Greenback’s new mayor Dewayne Birchfield has taken office, but the transition of leadership is far from settled.
Birchfield beat Tom Peeler, who held the office for 44 years, in November election. Birchfield had hoped to take office at Greenback’s November council meeting, which was canceled by Peeler.
The cancellation led to a rift between the current and former mayor over the transition of power.
Peeler, in a letter to the editor published in the Dec. 19 edition of the News-Herald, noted the Loudon County Election Commission had not certified results prior to the Nov. 13 meeting. Birchfield also noted in a previous interview that past practice in Greenback had been for newly elected officials to be sworn in during a January meeting.
Birchfield was sworn into office Nov. 20 by Loudon County Mayor Rollen “Buddy” Bradshaw.
While Peeler vacated the office Dec. 27 and handed over the reins to Birchfield, there are still some challenges ahead in completing the transition.
Polly Evans, who was re-elected as an alderman in November, resigned her position Dec. 3. A copy of Evans’ letter of resignation, provided to the News-Herald, is dated Nov. 30 and is addressed to Peeler and Birchfield.
“It has been my honor to have served with you on the council,” Evans wrote in the letter. “God Bless the City of Greenback.”
Evans did not provide a reason for her resignation.
The position of city recorder has been vacated by Norma Peeler, Tom Peeler’s wife, and city attorney James Scott has also resigned.
“I’ll have to make a recommendation to the city council for that to be filled, but the person that I pick they have the right to vote it down,” Birchfield said.
According to the city’s charter, the position of recorder is an appointment made by the board of aldermen. However, the mayor does have the authority to make temporary appointments “of any officer or department head as those terms are defined ... except that of alderman, arising from the absence, sickness or disability of any such officer or department head, and shall report such appoint to the board at its next regular meeting.”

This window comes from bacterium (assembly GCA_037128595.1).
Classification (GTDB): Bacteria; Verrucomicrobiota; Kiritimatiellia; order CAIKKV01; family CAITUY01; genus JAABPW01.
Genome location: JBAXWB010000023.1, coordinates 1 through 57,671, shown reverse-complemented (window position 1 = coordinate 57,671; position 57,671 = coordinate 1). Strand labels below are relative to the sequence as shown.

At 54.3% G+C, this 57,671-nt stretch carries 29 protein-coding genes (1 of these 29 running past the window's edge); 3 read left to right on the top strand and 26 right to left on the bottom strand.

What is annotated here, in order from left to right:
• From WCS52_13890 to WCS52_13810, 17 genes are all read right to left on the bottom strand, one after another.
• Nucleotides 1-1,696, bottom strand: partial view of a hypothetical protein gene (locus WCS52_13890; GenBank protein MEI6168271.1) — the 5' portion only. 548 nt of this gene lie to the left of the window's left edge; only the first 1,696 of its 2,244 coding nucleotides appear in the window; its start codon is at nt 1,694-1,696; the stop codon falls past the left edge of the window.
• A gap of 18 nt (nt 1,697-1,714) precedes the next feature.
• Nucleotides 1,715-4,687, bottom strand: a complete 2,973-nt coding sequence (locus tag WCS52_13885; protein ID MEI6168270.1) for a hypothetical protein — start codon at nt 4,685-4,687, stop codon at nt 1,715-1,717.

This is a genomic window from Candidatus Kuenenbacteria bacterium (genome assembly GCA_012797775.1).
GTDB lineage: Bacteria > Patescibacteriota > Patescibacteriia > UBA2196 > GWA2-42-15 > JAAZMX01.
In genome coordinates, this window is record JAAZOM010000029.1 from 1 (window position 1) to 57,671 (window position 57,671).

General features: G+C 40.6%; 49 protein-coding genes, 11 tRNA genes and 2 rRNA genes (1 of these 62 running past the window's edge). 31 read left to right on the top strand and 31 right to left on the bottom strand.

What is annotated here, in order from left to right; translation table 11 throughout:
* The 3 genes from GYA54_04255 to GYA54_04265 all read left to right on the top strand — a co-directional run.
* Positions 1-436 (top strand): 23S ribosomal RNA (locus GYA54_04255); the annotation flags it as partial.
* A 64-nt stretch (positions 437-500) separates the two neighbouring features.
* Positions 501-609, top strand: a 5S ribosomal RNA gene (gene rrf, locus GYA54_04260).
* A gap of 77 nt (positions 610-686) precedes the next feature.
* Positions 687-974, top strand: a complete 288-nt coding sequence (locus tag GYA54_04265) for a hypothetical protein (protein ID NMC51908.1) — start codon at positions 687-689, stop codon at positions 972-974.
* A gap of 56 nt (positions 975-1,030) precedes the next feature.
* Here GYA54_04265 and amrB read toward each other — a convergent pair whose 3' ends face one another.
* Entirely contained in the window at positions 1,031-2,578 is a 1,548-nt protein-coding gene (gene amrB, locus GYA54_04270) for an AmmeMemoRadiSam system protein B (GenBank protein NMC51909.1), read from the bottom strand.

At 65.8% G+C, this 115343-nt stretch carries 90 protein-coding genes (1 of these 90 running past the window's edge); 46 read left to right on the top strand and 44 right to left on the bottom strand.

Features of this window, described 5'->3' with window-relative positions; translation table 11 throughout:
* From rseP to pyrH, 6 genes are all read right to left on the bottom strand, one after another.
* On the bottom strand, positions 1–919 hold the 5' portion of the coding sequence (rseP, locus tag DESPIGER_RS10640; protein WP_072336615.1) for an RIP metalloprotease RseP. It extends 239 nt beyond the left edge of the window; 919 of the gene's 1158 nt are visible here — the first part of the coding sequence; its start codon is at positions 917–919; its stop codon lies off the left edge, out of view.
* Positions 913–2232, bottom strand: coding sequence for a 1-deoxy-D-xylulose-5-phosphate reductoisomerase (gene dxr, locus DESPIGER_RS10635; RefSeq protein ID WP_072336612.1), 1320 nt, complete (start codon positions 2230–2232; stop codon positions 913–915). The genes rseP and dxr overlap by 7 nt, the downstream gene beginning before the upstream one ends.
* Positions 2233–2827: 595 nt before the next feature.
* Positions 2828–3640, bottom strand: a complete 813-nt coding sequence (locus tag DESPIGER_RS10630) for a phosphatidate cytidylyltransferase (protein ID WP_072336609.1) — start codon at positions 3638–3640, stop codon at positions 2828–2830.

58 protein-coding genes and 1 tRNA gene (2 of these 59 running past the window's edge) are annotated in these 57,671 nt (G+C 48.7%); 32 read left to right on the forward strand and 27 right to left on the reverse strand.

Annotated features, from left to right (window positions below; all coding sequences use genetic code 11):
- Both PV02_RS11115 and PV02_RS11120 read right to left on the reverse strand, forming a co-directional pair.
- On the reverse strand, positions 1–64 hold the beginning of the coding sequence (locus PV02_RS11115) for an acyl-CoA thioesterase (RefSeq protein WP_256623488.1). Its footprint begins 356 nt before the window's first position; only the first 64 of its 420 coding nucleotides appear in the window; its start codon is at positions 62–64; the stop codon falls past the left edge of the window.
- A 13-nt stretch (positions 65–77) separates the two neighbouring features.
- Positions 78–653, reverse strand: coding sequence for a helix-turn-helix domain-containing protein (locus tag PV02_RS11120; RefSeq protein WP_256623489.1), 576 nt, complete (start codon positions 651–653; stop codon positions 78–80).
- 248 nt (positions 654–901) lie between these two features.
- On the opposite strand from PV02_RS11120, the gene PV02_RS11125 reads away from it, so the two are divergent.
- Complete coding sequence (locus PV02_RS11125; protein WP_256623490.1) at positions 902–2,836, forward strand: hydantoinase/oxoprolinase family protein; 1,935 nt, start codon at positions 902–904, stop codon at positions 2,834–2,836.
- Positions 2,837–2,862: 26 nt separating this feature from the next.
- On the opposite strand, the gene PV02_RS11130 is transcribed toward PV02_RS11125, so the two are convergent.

The board can reject the mayor’s appointments and make their own temporary appointments to the position during a regular meeting.
Deborah Bowman is serving in the temporary role of recorder for the city.
“She owned a couple of companies and she’s done audits for companies in different states and stuff,” Birchfield said. “She’s pretty well up on these audits and stuff. She’s up on her bookkeeping. She’s wrote checks. She’s done taxes.”
Jeannie Patty, who filled in on occasion in recent years, has expressed interest in the position, Robin Blankenship, who recently won re-election as an alderman, said. Blankenship is a daughter of the Peelers.
“She knows the job well and I would love to see her fill it on a permanent basis,” Blankenship said via text message.
Alderman can only be filled by the board and is the responsibility of the vice mayor, according to the charter.
“By affirmative vote of a majority of the remaining members, the board shall fill a vacancy in the office of alderman for the unexpired term,” the charter states regarding the duties of vice mayor.
Any portion of an alderman’s term that extends beyond the next municipal election would be filled by voters during the next election, according to the charter.
Blankenship believes the position should remain vacant until the next election since it is not required to be filled.
“Let whoever gets that position qualify and be elected by the citizens as we were,” she said.
The mayor can make recommendations for either position to be considered by the board of aldermen, but it will be at least February until any of those positions are officially filled. Birchfield canceled the first meeting of the year, which was scheduled for Jan. 8.
Blankenship said she was never notified of the meeting being canceled and only heard about it through a friend who saw a post on Facebook.
“I am an incumbent and re-elected alderman and the new mayor has yet to even address me,” she said.
The meeting was canceled to sort out the standing of various city ordinances, Birchfield said.
“We’re just trying to figure out all this legal stuff,” he said. “There’s just a lot of stuff that wasn’t taken care of. I want to figure out where we’re at going forward.”
Birchfield is working with attorney Melanie Davis, who also works for the city of Maryville, and the University of Tennessee’s Municipal Technical Advisory Service to sort through years of city ordinances to work out which ones are valid. There is fear that improperly notifying the public may nullify some past votes.
Failing to publish passed ordinances could also have an impact on their validity.
According to the city’s charter, ordinances that have been passed must also be published “after its final passage in a newspaper of general circulation in the municipality. No ordinance shall take effect until the ordinance or its caption is published.”
Birchfield said he wants to sort out the standing of ordinances currently on the books by the end of the month in hopes of meeting as scheduled beginning in February.